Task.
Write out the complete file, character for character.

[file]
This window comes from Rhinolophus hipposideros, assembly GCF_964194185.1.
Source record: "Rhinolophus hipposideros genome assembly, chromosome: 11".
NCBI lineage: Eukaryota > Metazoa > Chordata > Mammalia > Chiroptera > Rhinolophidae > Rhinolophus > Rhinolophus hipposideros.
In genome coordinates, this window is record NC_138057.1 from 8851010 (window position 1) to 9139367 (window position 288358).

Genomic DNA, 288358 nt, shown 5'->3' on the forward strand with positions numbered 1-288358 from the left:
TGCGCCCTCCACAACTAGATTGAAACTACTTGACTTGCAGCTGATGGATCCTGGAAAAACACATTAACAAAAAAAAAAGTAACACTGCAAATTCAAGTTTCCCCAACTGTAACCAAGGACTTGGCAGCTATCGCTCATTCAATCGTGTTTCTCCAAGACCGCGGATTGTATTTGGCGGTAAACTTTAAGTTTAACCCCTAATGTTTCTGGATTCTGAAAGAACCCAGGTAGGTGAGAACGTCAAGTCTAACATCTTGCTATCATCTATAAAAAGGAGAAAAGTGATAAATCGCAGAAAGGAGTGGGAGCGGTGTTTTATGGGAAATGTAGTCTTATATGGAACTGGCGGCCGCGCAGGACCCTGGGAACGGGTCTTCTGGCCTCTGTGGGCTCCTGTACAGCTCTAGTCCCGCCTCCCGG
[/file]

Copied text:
This window comes from Rhinolophus hipposideros, assembly GCF_964194185.1.
Source record: "Rhinolophus hipposideros genome assembly, chromosome: 11".
NCBI lineage: Eukaryota > Metazoa > Chordata > Mammalia > Chiroptera > Rhinolophidae > Rhinolophus > Rhinolophus hipposideros.
In genome coordinates, this window is record NC_138057.1 from 8851010 (window position 1) to 9139367 (window position 288358).

Genomic DNA, 288358 nt, shown 5'->3' on the forward strand with positions numbered 1-288358 from the left:
TGCGCCCTCCACAACTAGATTGAAACTACTTGACTTGCAGCTGATGGATCCTGGAAAAACACATTAACAAAAAAAAAAGTAACACTGCAAATTCAAGTTTCCCCAACTGTAACCAAGGACTTGGCAGCTATCGCTCATTCAATCGTGTTTCTCCAAGACCGCGGATTGTATTTGGCGGTAAACTTTAAGTTTAACCCCTAATGTTTCTGGATTCTGAAAGAACCCAGGTAGGTGAGAACGTCAAGTCTAACATCTTGCTATCATCTATAAAAAGGAGAAAAGTGATAAATCGCAGAAAGGAGTGGGAGCGGTGTTTTATGGGAAATGTAGTCTTATATGGAACTGGCGGCCGCGCAGGACCCTGGGAACGGGTCTTCTGGCCTCTGTGGGCTCCTGTACAGCTCTAGTCCCGCCTCCCGG